3 Seattle Kraken Who Need To Bounce Back In 2023-2024

For all of the (warranted) discussion about how big of a leap forward the Seattle Kraken took last season, there is still a debate about which players may have more to give in 2023-24.

Many of the Kraken’s players enjoyed career- or near-career-best campaigns, so expecting and planning for some regression would be prudent. Of course, if any of the following three players stepped up their play considerably this season, the team could stave off most of the negative impact of any potential drop-off in quality elsewhere in the lineup.

With that, let’s dive into three names who are in line to have a bounce-back 2023-24 and who could elevate the Kraken to new heights.

Philipp Grubauer, Goaltender

2022-23 Statistics: 39 Games Played (GP) – .895 Save Percentage (SV%) – Plus-4.1 Goals Saved Above Expected (GSAx)

Over the Kraken’s first two seasons of existence, there is arguably no player who has underperformed their salary and expectations more than Grubauer. 

With a contract carrying an average annual value (AAV) of $5.9 million, the 31-year-old is set to be the ninth-highest-paid goaltender during the 2023-24 season. He earned the deal after being named a Vezina Trophy finalist in his last season with the Colorado Avalanche (2020-21) before signing with the Kraken as a free agent.

In return, Grubauer has offered the Kraken very little on the ice, between being injured for long stretches or putting in sub-par performances when healthy. 

Out of the 96 goalies to have played in at least ten games over the past two seasons, he ranks 83rd in SV% (.891) and 96th in GSAx (minus-28.5). He did put up a positive GSAx margin in 2022-23, but it wasn’t to the degree expected of one of the league’s top earners at the position.

Related: 3 Seattle Kraken Prospects Ready for the NHL In 2023-2024

Grubauer’s play could be excused if he played behind an awful defense, but that hasn’t been the case in Seattle, especially in 5-on-5 play. Since joining the league, the Kraken rank third in shots against per-60-minutes and fifth in expected goals, scoring chances, and high-danger chances against per-60. The team’s collective SV% in that time sits last in the entire league, with an elite defensive structure doing very little to rescue Grubauer.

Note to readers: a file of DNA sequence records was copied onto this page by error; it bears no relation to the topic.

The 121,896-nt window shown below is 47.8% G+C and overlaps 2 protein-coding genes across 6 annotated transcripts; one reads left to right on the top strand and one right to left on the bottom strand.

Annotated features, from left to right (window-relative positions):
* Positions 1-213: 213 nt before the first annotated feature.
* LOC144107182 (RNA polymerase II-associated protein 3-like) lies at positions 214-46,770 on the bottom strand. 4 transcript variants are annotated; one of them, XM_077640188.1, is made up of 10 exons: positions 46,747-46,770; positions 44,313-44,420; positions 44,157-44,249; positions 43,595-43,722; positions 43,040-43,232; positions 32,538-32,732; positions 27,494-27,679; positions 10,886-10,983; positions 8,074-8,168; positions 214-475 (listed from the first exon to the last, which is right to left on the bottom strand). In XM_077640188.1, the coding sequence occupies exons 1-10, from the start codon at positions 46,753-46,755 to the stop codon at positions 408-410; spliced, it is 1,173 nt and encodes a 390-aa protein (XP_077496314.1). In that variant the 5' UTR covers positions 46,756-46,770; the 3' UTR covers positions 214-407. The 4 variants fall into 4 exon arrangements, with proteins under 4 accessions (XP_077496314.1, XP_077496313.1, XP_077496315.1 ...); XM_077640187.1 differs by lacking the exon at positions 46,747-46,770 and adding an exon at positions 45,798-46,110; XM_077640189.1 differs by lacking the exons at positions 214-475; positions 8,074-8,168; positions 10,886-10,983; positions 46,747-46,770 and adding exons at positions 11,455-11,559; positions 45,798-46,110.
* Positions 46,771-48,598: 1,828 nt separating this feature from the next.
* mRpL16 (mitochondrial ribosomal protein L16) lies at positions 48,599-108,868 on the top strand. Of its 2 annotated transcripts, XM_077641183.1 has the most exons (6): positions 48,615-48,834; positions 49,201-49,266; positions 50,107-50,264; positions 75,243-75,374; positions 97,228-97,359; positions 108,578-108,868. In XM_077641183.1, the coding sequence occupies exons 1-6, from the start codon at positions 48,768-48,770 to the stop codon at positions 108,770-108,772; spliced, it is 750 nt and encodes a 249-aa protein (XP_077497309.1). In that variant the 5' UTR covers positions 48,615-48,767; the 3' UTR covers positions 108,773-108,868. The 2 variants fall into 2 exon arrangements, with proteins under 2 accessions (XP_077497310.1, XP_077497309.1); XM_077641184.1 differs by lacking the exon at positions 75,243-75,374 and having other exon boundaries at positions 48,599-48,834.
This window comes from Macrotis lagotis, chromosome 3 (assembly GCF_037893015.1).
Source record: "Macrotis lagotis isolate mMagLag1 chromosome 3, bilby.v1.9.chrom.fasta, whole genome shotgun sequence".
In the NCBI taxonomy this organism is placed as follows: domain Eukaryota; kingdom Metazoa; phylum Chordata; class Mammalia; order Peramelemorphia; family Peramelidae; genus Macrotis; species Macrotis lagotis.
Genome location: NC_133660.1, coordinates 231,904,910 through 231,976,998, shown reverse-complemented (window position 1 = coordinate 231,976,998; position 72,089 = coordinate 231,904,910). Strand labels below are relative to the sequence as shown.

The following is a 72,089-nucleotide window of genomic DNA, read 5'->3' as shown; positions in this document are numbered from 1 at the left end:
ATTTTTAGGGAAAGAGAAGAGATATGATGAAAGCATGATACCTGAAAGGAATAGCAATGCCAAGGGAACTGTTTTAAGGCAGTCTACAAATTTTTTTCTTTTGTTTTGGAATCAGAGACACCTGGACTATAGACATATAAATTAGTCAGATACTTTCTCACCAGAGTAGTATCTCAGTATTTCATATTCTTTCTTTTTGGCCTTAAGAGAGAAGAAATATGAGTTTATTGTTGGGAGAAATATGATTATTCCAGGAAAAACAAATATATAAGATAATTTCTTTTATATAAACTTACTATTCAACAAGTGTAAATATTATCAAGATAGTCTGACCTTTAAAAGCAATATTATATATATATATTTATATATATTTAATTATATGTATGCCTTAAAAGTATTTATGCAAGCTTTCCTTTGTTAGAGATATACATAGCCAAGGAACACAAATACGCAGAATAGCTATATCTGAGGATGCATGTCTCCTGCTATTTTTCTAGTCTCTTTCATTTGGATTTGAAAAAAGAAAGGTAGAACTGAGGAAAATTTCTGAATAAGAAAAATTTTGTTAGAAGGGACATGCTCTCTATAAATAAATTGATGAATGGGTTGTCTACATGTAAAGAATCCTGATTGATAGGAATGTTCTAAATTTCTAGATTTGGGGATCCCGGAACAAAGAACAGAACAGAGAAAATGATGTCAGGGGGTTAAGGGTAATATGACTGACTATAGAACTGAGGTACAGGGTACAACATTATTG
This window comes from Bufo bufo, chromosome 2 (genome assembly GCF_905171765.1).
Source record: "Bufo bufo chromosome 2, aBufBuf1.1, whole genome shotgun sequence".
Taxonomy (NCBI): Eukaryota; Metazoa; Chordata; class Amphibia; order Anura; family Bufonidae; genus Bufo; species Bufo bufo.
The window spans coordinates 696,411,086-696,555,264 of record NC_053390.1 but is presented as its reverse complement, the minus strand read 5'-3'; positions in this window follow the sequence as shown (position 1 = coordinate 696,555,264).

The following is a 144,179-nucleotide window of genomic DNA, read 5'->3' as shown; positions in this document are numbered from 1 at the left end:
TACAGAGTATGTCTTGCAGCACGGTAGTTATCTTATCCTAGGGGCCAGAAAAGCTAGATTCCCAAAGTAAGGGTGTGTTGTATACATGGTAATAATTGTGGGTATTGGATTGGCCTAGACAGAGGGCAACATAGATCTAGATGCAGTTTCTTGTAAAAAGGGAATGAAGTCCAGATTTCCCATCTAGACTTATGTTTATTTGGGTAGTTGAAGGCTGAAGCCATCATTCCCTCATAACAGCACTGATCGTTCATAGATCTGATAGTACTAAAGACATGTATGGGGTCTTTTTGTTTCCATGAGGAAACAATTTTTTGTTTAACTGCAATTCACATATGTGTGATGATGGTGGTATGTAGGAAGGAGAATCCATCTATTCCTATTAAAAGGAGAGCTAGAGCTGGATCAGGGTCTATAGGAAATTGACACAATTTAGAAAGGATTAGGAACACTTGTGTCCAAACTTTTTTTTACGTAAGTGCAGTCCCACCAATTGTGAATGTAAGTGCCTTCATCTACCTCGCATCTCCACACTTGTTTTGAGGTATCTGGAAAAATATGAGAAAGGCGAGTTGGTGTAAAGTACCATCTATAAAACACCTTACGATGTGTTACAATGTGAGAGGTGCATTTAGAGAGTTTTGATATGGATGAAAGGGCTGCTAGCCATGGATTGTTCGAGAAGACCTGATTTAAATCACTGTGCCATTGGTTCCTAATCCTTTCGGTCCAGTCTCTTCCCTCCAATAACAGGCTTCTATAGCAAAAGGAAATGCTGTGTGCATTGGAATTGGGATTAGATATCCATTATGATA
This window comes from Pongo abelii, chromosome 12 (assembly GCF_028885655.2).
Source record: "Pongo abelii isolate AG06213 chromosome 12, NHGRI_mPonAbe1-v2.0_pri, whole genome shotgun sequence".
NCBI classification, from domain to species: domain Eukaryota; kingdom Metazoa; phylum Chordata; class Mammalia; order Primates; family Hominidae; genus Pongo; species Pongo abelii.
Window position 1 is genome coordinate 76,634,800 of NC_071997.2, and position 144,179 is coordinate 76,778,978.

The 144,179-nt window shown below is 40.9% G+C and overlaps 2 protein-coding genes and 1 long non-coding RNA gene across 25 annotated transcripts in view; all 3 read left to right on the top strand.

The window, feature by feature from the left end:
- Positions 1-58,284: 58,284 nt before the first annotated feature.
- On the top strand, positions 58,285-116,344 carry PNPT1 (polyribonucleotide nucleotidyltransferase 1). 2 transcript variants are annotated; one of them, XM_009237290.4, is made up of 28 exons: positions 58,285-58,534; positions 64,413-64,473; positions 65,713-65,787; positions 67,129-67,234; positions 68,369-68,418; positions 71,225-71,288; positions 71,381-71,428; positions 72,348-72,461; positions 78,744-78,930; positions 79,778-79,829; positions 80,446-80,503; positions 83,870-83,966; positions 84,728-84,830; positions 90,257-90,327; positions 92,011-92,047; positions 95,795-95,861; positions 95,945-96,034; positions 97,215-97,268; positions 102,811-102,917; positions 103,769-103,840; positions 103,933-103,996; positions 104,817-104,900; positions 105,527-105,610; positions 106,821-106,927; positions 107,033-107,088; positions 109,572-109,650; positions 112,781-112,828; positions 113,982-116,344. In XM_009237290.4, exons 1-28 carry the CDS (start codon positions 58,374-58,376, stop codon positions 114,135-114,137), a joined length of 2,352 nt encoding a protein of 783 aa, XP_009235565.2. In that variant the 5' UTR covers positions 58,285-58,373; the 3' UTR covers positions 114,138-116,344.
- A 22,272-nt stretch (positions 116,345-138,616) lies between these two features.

The Kraken don’t have much choice when cutting Grubauer loose either, so they have to ride with his inconsistent displays. He’s under contract for four more seasons, including this one, and carries either a full- or a modified-No-Trade clause for each of those seasons. At this point, the Kraken can only go so far as Grubauer takes them, and the only question is, how far?

Kailer Yamamoto, Forward

2022-23 Statistics: 58 GP – 10 Goals (G) – 15 Assists (A) – 25 Points (PTS) – 16:35 Average Time on Ice (ATOI) 

Turning 25 in September, Yamamoto is running out of time to establish himself as a legitimate top-six forward in the NHL, and even a top-nine role is in question if things don’t change soon.

After two successful stints in the American Hockey League (AHL), he put up 26 points in 27 games with the Edmonton Oilers in 2019-20, seemingly etching himself a spot beside one of the Oilers’ two superstar centers. Since then, he’s scored at a 33-, 41-, and 35-point pace in the three proceeding seasons while also seeing diminished ice time along the way. 

Mix in several disappointing playoff showings and a $3.1 million qualifying offer, and it’s no surprise that the Oilers parted ways with him, with the Red Wings’ buying him out, making him free to sign with the Kraken.

Related: Seattle Kraken Should Target These 3 Unsigned Free Agents

Corey Sznajder’s tracking data paints Yamamoto as a winger capable of retrieving the puck in his own zone and successfully starting breakouts while retaining possession. The Kraken are a team that loves to play fast, and he’s got the skill set to mesh well with the existing forward core.